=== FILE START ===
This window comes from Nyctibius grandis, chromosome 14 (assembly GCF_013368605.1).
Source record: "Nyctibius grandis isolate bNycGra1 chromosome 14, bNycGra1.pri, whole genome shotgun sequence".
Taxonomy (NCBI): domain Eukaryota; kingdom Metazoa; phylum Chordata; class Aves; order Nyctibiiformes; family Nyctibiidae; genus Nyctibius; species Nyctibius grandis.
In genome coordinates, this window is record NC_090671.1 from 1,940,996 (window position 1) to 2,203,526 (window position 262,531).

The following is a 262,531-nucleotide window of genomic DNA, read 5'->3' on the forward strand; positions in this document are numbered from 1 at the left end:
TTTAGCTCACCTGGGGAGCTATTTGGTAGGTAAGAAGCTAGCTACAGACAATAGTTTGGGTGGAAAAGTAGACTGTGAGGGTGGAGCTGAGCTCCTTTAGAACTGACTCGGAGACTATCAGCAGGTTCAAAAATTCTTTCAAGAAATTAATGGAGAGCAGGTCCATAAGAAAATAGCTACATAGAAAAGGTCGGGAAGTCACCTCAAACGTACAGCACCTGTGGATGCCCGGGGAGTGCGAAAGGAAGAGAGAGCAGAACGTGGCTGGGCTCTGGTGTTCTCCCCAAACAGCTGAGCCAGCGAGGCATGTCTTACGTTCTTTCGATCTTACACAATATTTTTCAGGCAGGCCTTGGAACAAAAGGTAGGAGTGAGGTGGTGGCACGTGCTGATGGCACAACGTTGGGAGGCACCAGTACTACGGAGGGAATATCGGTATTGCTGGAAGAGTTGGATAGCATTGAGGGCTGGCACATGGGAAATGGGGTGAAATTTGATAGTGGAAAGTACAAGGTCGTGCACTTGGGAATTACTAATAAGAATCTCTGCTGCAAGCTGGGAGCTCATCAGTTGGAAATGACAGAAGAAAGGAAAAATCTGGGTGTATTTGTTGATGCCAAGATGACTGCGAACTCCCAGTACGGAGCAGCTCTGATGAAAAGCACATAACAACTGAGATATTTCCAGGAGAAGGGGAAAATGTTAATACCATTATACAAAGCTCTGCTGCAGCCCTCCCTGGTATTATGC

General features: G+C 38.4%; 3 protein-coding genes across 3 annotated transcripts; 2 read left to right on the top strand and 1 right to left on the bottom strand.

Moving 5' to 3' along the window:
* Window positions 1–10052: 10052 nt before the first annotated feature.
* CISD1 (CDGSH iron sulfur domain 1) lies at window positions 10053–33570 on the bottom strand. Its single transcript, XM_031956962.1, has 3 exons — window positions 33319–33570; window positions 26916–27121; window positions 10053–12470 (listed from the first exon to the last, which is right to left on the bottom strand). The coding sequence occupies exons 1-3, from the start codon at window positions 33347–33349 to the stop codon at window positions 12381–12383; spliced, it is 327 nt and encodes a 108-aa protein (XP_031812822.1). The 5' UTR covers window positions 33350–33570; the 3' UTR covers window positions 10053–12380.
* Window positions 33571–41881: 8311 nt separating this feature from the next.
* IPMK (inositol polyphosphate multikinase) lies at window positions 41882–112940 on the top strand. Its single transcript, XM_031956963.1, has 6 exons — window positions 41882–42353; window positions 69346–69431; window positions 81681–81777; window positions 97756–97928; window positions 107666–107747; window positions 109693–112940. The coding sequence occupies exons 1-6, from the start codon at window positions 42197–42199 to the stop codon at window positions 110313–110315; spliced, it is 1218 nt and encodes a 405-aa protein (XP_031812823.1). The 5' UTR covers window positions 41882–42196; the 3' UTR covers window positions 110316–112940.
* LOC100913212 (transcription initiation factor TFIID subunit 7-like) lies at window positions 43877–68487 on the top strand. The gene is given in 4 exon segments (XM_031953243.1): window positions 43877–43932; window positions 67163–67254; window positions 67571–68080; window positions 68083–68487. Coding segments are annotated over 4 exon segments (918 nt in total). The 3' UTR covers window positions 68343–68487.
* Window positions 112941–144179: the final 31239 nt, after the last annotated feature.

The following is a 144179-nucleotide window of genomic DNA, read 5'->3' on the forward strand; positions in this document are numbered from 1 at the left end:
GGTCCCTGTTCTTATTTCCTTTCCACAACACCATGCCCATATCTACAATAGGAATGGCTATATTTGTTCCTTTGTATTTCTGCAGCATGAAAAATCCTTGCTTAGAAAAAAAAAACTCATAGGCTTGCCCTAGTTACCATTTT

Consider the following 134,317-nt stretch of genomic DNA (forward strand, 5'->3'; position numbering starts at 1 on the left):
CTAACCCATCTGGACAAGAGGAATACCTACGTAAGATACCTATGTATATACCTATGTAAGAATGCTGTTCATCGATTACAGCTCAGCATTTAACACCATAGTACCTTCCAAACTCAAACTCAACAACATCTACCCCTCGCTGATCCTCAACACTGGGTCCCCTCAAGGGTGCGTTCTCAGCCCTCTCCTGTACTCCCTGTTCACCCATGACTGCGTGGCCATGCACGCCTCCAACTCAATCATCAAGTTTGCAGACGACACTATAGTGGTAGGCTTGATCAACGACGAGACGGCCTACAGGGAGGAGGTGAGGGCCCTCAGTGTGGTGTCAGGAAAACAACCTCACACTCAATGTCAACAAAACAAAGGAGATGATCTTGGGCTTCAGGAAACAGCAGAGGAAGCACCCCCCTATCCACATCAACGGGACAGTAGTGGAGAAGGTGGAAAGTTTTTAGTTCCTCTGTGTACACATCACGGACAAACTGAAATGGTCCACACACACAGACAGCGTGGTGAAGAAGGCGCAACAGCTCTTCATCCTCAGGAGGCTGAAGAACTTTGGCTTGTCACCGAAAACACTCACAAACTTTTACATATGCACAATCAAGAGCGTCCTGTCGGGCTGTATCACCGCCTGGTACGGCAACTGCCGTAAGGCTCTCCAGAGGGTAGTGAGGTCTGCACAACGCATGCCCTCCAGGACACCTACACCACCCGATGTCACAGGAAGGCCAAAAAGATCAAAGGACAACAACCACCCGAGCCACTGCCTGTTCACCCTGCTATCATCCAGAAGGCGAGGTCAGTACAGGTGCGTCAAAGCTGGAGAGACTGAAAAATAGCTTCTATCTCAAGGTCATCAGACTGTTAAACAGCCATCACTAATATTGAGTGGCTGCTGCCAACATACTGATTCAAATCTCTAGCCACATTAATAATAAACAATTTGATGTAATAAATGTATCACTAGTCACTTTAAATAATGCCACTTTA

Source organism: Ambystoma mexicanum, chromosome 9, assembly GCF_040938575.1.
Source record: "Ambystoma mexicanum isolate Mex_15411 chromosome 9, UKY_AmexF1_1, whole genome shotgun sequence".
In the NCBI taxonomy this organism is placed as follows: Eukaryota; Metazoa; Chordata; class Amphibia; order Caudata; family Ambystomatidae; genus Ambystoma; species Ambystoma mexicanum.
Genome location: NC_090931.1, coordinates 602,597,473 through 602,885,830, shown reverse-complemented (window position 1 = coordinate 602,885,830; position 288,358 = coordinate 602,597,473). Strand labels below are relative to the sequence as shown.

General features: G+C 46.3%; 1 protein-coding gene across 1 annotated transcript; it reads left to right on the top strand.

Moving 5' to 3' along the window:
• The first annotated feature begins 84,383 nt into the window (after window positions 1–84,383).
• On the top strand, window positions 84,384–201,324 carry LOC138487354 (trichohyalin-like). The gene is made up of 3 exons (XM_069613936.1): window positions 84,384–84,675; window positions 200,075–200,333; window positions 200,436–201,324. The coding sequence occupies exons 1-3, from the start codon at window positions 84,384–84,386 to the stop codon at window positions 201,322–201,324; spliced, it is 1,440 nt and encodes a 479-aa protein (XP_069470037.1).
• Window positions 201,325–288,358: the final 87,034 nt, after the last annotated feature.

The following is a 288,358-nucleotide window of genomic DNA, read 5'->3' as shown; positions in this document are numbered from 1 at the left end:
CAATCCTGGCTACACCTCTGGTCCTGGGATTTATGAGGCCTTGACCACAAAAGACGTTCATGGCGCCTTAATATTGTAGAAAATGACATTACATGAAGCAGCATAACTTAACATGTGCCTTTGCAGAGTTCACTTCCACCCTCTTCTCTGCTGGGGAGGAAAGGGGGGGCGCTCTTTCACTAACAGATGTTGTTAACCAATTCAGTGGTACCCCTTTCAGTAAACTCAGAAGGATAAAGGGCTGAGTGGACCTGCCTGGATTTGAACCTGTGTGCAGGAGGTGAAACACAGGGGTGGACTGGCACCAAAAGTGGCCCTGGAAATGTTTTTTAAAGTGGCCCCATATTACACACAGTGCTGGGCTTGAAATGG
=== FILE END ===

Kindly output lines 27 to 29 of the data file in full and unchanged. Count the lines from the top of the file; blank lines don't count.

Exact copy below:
• Window positions 201,325–288,358: the final 87,034 nt, after the last annotated feature.

The following is a 288,358-nucleotide window of genomic DNA, read 5'->3' as shown; positions in this document are numbered from 1 at the left end:
CAATCCTGGCTACACCTCTGGTCCTGGGATTTATGAGGCCTTGACCACAAAAGACGTTCATGGCGCCTTAATATTGTAGAAAATGACATTACATGAAGCAGCATAACTTAACATGTGCCTTTGCAGAGTTCACTTCCACCCTCTTCTCTGCTGGGGAGGAAAGGGGGGGCGCTCTTTCACTAACAGATGTTGTTAACCAATTCAGTGGTACCCCTTTCAGTAAACTCAGAAGGATAAAGGGCTGAGTGGACCTGCCTGGATTTGAACCTGTGTGCAGGAGGTGAAACACAGGGGTGGACTGGCACCAAAAGTGGCCCTGGAAATGTTTTTTAAAGTGGCCCCATATTACACACAGTGCTGGGCTTGAAATGG